T-Bone Accidents can be more dangerous because they expose a victim to the risk of traumatic brain injury.
When the front of one vehicle crashes into the side of the second vehicle, a side-impact collision occurs. Such impacts are also known as T-bone Accidents as both the colliding vehicles form a T shape. T-bone crashes or side impact accidents are common and can happen anywhere. They usually take place in intersections or when a parked vehicle leaves a parking lot and the driver is unable to see the passing vehicle.
T-Bone Accident Collision Statistics
In general, side-impact or T-Bone crashes cause more severe injuries to the passengers of the vehicle, because the side of a vehicle has poor ability to absorb the force of the colliding vehicle. Even if a vehicle has side airbags for protection, side airbags do not prove to be as effective in providing safety as front airbags. According to research conducted by the Association for the Advancement of Automotive Medicine, 19% of car crashes are side-impact collisions. However, these side-impact collisions contributed to 32% of fatalities recorded in the research.
Side-Impact Collisions and Traumatic Brain Injury
Side-impact crashes prove to be more dangerous because they expose a victim to the risk of traumatic brain injury. Over 50% of fatalities recorded in side-impact crashes have been caused due to traumatic brain injury. The Annals of Emergency Medicine conducted a study that analysed the relationship between side-impact crashes and traumatic brain injury. The study was conducted based on the NHTSA collision data of about 6,780 victims in 5,483 vehicles. Their research was concentrated on 1,115 injured individuals and the correlation between the type of accident and the injuries sustained.
Side-impact crashes are three times more likely to expose the vehicle occupants to TBI. Women were more at risk of TBI than men. Because side-impact crashes lead to traumatic brain injury so often, researchers recommend that medical practitioners in emergency wards check a side-impact accident patient for TBI even before the patient shows any symptoms.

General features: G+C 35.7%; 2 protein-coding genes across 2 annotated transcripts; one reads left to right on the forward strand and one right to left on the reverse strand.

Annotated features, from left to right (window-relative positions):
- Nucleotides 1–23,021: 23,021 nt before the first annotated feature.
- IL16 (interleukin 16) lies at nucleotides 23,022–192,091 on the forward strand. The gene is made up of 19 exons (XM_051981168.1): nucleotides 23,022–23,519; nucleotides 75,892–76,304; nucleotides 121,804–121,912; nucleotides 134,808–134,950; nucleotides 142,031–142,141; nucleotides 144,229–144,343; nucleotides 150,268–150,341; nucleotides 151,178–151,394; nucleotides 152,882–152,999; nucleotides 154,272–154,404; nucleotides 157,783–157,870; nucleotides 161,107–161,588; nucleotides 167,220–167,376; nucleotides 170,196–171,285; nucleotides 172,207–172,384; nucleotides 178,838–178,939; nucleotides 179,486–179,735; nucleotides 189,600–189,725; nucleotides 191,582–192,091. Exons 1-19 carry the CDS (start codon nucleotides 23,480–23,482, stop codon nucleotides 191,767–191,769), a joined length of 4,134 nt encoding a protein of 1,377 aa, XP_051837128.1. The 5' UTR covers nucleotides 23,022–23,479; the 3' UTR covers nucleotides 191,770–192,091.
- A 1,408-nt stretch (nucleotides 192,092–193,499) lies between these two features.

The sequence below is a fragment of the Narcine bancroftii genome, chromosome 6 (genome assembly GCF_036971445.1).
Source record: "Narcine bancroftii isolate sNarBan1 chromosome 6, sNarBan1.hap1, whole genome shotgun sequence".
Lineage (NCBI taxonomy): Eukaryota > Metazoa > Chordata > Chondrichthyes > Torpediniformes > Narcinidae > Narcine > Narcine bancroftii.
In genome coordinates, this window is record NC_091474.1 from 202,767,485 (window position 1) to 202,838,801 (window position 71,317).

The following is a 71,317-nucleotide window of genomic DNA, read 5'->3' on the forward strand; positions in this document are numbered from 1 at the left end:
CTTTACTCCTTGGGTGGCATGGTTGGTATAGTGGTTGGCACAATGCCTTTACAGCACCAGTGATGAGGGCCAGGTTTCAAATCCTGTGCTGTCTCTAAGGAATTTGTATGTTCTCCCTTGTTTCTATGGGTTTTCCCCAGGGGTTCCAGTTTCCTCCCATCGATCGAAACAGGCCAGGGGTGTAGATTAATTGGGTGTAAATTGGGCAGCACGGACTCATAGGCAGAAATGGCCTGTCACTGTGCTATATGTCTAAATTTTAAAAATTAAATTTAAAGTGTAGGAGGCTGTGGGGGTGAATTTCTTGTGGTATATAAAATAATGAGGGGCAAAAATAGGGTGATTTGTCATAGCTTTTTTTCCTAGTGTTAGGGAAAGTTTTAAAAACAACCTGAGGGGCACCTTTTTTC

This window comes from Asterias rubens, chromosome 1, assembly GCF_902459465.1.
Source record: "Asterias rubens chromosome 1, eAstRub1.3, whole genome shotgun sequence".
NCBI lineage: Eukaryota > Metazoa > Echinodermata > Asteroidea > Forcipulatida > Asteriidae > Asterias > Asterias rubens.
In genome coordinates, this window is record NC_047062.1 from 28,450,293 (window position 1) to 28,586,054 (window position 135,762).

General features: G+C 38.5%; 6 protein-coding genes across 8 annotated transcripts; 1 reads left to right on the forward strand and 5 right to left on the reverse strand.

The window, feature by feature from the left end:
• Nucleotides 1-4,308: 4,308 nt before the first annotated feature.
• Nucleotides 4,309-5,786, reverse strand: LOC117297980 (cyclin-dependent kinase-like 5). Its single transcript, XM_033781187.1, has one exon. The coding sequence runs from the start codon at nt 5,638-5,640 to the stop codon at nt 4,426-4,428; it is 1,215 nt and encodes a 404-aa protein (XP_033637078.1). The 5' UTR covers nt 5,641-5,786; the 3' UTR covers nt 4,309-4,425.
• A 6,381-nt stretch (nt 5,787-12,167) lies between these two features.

How a St. Louis Car Wreck Lawyer Can Help
Patients suffering from traumatic brain injuries undergo life altering changes, physical as well as cognitive. The effects of traumatic brain injury include:
- mood and personality changes
- lessening of cognitive and reasoning abilities
Common Injuries That May Result From a T-Bone Car Accident
Side impact collisions can occur to the driver or any of the passenger’s doors. Due to the fact that the force of the collision is so close to the passenger seated on the side of the car, seatbelts do not generally help much to lower the risk of injury. Although it does minimize injuries by keeping the body stationary at the time of impact, it does not help prevent major injuries associated with T-bone crashes. Some of the common injuries resulting from T-bone crashes include:
Leg injuries: If the impact of the collision occurs near the bottom of the car, the door may get crushed and cave in towards the lower body. This may cause broken or crushed bones and lacerations.
Rib injuries: If the impact occurs at the center of the car door, it can cause door to crumble in towards the body and cause broken or crushed ribs.
Hip injuries: If the impact of the collision occurs near the mid bottom, the force may get concentrated on the pelvic area and cause hip injuries such as displaced or broken hip.
Head injuries: These injuries may occur if the head hits the door or door glass, or when the airbag deploys.
Shoulder injuries: At the time of the crash, the passenger sitting in the opposite may get forced against the door causing shoulder injuries such as muscle tears, or dislocated or broken shoulder.
Arm injuries: Depending on where the arm is placed at the time of crash, the impact may break, lacerate, or even sever the arm.
Back injuries: Back injuries such as a pinched nerve, sprained back, or broken back are common in car accidents.
Neck injuries: Sudden movement of neck from one side to another can cause injuries such as neck strain or sprain, whiplash, or broken neck.